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PREVIOUS STEP IN YOGAPEDIA 6 Steps to Master Prasarita Padottanasana (Wide-Legged Standing Forward Bend)
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If you feel wobbly or you plan to stay in the pose for awhile…
Try supporting your torso and head with a bolster on a chair. Set a folding chair on your sticky mat, and place a bolster lengthwise on the chair. Bring your head and torso to rest on the bolster, and turn your head to one side. For additional comfort, place 2–3 neatly folded blankets under your arms, head, or the bolster. Widen your stance, and walk your feet back until you are comfortably supported but feel a stretch in your hamstrings. Hold for 5 breaths, turn your head to the other side, and hold for 5 more breaths.
See also Wide-Angle Seated Forward Bend
If your lower back is tight or you shouldn’t drop your head for medical reasons…
Try a variation at a wall. Stand facing a wall with your feet slightly wider than your hips. Bring your palms to the wall directly in front of your hips. Spread your fingers wide, and press against the wall. Take a deep breath in; then, on an exhalation, walk your feet back, and bend at your hips until your torso is parallel to the floor and your legs and arms form an L shape. Keep spreading your fingers, and bring your ears in line with your biceps. Let your heart soften toward the floor, and drop your tailbone toward your heels. If you feel sensitivity in your lower back, bend your knees.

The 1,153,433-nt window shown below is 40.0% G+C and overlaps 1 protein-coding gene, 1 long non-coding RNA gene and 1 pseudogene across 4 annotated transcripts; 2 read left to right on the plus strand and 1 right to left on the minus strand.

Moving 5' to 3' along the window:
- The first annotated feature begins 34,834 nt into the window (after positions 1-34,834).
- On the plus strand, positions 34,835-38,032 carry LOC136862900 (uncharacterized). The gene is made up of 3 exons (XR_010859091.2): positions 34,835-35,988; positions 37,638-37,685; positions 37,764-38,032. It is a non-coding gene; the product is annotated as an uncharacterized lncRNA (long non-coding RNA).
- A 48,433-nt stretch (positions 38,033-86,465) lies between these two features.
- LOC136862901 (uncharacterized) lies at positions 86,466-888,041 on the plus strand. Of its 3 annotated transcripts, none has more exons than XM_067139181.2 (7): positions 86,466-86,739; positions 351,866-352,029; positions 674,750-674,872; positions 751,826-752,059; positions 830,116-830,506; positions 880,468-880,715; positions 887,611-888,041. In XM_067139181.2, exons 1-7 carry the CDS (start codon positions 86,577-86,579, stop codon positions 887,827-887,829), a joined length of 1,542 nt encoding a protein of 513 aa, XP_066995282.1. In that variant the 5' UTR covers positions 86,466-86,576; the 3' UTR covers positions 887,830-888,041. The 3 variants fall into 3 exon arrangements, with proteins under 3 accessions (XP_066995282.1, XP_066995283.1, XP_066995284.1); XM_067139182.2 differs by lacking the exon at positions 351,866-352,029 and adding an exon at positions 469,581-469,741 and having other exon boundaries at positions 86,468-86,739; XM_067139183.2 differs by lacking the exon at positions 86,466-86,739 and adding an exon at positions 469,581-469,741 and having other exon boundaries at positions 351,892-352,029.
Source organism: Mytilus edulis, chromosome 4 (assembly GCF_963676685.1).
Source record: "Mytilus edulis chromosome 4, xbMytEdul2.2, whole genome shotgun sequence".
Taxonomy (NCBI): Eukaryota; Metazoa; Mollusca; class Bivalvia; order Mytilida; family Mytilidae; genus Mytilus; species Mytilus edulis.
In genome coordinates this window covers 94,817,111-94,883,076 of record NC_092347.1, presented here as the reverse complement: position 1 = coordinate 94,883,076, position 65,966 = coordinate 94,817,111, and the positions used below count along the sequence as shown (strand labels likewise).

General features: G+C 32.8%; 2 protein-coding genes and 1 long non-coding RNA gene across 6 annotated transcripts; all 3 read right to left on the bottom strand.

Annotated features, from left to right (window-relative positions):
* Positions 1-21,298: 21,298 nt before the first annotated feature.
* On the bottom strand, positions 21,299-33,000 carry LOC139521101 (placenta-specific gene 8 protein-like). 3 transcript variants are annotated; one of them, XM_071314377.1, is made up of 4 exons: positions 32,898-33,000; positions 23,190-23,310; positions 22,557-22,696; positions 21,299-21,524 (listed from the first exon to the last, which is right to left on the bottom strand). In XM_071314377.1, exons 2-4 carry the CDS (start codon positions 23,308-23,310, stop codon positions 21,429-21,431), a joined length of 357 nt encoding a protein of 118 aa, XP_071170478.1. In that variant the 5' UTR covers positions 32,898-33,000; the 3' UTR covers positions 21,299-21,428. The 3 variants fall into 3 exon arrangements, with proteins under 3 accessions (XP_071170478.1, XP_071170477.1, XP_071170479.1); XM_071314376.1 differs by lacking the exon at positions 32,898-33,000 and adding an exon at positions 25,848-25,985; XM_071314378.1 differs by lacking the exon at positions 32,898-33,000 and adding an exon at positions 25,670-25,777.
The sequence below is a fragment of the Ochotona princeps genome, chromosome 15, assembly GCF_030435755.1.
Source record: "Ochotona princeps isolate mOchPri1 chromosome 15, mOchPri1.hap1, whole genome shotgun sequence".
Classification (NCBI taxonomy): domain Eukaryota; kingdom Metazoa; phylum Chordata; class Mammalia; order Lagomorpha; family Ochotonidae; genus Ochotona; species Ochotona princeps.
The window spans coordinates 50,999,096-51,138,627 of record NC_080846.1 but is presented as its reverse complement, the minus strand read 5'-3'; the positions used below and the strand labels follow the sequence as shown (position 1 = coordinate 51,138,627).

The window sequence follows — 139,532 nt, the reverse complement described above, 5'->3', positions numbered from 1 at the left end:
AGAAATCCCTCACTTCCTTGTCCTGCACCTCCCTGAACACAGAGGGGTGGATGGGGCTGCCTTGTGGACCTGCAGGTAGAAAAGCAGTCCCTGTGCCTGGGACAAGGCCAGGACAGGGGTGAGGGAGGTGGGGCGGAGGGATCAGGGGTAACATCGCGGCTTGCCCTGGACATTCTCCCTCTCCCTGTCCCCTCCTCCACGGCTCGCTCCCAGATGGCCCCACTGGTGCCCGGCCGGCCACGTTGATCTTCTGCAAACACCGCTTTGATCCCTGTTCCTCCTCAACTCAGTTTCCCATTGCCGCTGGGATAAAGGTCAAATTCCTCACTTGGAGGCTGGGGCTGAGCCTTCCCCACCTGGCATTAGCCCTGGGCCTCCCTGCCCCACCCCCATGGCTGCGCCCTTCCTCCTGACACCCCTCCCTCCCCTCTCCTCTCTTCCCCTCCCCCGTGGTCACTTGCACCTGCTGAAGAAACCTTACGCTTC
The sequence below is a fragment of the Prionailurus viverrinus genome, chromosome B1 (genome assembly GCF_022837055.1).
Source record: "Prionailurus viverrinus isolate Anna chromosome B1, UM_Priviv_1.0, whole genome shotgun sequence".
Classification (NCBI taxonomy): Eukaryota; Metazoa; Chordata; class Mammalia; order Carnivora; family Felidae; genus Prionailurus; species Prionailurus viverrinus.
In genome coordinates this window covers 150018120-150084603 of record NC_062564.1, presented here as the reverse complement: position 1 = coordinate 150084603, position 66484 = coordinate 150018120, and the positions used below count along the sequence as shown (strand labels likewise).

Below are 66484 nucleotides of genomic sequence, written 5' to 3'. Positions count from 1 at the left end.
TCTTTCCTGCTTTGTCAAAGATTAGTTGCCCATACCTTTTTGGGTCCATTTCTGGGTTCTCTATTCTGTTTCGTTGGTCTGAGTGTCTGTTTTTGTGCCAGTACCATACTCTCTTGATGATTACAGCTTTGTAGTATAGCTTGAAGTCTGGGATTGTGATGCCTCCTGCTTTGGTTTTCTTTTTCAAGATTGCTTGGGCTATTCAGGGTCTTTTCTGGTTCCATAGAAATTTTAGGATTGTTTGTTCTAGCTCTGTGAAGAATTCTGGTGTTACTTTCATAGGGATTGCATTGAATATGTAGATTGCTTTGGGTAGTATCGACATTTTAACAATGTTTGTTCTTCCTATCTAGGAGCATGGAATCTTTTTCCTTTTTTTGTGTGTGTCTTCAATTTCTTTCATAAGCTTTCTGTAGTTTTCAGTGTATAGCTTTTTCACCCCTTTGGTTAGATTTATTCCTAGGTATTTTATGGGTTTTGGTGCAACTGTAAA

See also Simple Poses to Relieve Back Pain
If your hamstrings are tight or you can’t reach the mat…
Try bringing your hands to blocks as you fold forward. Set the blocks below your shoulders and slightly in front of your feet on a flat, medium, or tall setting. This prevents you from just hanging out in the pose. Pressing your hands into the blocks gives you feedback and more stability, allowing you to be more active as you move closer toward the mat.
See also More Forward Bend Poses
You’ll know how you’re doing in a pose by listening to the sound of your breath. It gives you immediate feedback. If your breath becomes strained or rushed, see if you can slow it down. Focus more on the exhalation, which is the calming portion of each breath. Elongate your exhalation, making it a bit longer than your inhalation. If you try this and find that you’re still unable to slow your breath, it’s time to rest. Check in with yourself, and see if you’re working too hard. Consider moving into Balasana (Child’s Pose). You don’t have to hold an inversion for 7 minutes; it can be 5 seconds with beautifully integrated breath.
About our Pro
Teacher and model Jenny Brill focuses on alignment-based hatha yoga, with an emphasis on humor. She’ll make you sweat up a storm and laugh out loud at the same time. A native of Los Angeles, she’s taught yoga for more than 25 years and is a regular contributor to several teacher-training programs. Her authenticity, energy, and mastery of fine-tuning alignment has created a strong community of devoted and fearless yogis.